BHAG Aviation Articles

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Published articles written by aviation attorneys at Baum, Hedlund, Aristei & Goldman related to aviation disasters

  • Connecting Alaska - Charter Airplane Companies Keep Alaska Thriving
    Alaska is unlike any of the other states of the United States when it comes to connecting its various cities, towns and villages. The sheer vastness of the state makes it difficult to imagine for those who have not travelled there.

  • Asiana Airlines Flight OZ214 and the Montreal Convention
    When an international flight is involved in a crash, a multinational treaty known as the Montreal Convention addresses and determines various issues relative to airline obligations and passenger rights and compensation.

  • What is the Sterile Cockpit Rule?
    One might suppose that the Sterile Cockpit Rule might have something to with the physical cleanliness of an aircraft cockpit, but such is not the case. It's about keeping conversation and activities in the cockpit professional and related only to the job at hand during "critical phases of flight."

  • Safety on an Airplane Should Not be Restricted to Those That Can Afford It
    As an economy traveler, there are things about your flying experience that you know will be different from those flying first class -- a smaller seat, less leg room, more lines to use the facilities, and probably the food is not as good.

  • What Went Wrong in the Asiana Flight OZ214 Crash at SFO?
    The Boeing 777 was making its final descent into San Francisco International Airport (SFO) after an over 10-hour flight from Seoul, South Korea when it hit a rock seawall that lines the beginning of the runway at SFO, breaking pieces of the tail section off the plane.

  • After 74 Deaths and 15 Injuries, Will the FAA Follow Australia's Lead and Ground Unsafe Robinson Helicopters?
    As representatives of families of passengers who have been fatally burned in otherwise survivable R44 crashes, we urge the U.S. Department of Transportation Federal Aviation Administration (FAA) to ground all Robinson R44's that have not yet been retrofitted with safer fuel tanks.

  • Will the Sequester Affect U.S. Aviation Safety?
    There has been a lot of talk lately about the forced spending cuts - sometimes called "sequestration" - that have begun to take effect in the federal budget. Over the next decade, sequestration is expected to result in approximately $1.2 trillion worth of cuts across all federal agencies. The automatic reductions began on March 1, 2013.

  • Robinson R44 Helicopter Owners Have Until December 31 to Claim Rebate on Critical Bladder Fuel Tank Retrofit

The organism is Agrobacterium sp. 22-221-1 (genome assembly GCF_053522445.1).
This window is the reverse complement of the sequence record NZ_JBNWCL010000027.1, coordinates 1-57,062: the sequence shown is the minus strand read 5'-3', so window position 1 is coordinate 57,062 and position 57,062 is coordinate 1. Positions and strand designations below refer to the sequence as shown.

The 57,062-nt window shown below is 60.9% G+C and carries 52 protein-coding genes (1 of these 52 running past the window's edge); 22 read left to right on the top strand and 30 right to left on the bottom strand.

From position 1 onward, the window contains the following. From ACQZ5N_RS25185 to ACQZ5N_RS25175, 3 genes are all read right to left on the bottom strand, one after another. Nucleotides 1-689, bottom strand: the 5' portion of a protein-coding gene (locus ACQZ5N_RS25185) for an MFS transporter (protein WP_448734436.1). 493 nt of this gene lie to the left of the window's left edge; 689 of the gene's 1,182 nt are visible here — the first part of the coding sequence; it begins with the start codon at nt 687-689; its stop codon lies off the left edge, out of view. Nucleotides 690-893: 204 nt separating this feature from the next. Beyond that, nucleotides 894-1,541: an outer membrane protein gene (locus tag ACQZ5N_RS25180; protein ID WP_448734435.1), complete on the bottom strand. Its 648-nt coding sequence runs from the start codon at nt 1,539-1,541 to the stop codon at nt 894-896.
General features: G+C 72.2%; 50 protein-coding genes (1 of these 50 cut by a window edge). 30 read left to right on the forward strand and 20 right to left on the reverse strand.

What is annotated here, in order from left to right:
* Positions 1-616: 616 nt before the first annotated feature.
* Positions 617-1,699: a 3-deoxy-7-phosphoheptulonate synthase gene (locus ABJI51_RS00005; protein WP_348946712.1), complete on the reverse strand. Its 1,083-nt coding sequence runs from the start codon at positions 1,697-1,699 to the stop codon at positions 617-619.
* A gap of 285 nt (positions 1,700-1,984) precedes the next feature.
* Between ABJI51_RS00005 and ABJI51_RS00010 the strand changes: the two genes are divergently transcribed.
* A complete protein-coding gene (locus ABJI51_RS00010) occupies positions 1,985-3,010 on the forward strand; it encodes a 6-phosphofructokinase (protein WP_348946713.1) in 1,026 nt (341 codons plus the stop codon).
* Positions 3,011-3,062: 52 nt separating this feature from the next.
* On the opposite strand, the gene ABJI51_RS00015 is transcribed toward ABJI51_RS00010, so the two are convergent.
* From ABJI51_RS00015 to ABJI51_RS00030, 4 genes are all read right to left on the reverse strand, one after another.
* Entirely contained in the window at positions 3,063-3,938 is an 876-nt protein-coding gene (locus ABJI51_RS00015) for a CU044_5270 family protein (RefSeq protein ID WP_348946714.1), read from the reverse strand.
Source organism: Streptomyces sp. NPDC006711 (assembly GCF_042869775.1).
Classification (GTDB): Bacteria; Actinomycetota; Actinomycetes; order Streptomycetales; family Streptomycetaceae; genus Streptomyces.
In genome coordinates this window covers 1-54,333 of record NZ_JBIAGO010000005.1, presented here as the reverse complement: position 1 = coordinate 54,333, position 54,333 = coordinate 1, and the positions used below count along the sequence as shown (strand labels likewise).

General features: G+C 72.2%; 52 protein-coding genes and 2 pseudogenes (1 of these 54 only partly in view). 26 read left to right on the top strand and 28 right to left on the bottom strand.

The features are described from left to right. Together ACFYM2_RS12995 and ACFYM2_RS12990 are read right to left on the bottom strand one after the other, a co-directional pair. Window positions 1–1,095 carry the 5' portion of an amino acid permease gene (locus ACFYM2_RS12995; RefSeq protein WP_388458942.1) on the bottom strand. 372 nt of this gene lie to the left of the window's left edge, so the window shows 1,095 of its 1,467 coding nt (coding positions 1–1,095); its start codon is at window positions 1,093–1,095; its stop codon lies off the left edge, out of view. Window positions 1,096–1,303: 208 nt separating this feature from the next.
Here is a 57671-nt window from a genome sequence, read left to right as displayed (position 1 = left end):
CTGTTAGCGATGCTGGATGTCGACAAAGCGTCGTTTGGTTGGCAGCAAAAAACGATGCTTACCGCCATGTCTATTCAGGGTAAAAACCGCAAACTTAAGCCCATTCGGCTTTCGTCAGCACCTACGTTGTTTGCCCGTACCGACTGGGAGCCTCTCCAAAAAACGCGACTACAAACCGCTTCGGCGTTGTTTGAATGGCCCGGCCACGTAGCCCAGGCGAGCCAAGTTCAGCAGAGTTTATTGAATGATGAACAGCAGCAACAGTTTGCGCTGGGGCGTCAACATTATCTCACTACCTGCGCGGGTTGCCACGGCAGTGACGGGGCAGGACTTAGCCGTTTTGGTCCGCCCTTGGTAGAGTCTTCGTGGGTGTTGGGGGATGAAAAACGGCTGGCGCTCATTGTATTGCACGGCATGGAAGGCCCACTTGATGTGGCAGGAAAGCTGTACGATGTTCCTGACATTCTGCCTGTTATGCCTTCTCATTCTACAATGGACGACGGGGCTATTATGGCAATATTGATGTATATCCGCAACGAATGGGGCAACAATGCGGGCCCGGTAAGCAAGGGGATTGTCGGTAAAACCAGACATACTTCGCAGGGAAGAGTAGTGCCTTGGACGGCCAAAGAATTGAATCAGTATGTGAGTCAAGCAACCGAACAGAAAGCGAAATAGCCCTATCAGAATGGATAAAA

After many low impact post-crash fires, the company announced that it was offering a $1,000 incentive to R44 owners who purchase and install their bladder fuel tank kit by December 31, 2012, according to a June 15, 2012 letter issued by Kurt Robinson, the company's president.

  • Positive Trends Despite 2011 Increase in Global Fatal Airline Accidents
    The latest statistics regarding international aviation accidents suggest that global airline operations continue to present many hazards to travellers. Fatal aviation accident statistics from 2011 show an increase in the overall number of plane crashes.

  • Airline Faces More Than $1 Million in Penalties After FAA Investigation
    The Federal Aviation Administration (FAA) has proposed civil penalties of $1,042,500 against Memphis-based Pinnacle Airlines, Inc., for operating aircraft that did not comply with federal regulations. Specific allegations include allowing flight crews to perform maintenance tasks as well as failure to complete inspections to monitor a crack in a turbine assembly.

  • What Does an FAA Shutdown Mean for US Airline Safety?
    When 4,000 Federal Aviation Administration (FAA) workers and 70,000 affiliated contract workers were furloughed in late July, due to a partial shutdown of the FAA, American travellers were left to ponder whether such a drastic workforce reduction has implications for the safety of commercial jet travel. The origin of the layoffs was a political deadlock in the U.S. House and Senate over funding for rural air service in some parts of the country as well as collective bargaining rights for airline employees.

  • Airlines Put Profit Over Passenger Safety in Letter to White House
    The Air Transport Association (ATA) sent a letter to the White House budget office on September 15, 2011claiming that pending regulation designed to fight pilot fatigue would lead to the loss of 27,000 industry jobs and cost $2 billion a year.

  • Recent Air Traffic Controller Lapses Reveal Airline Safety Gaps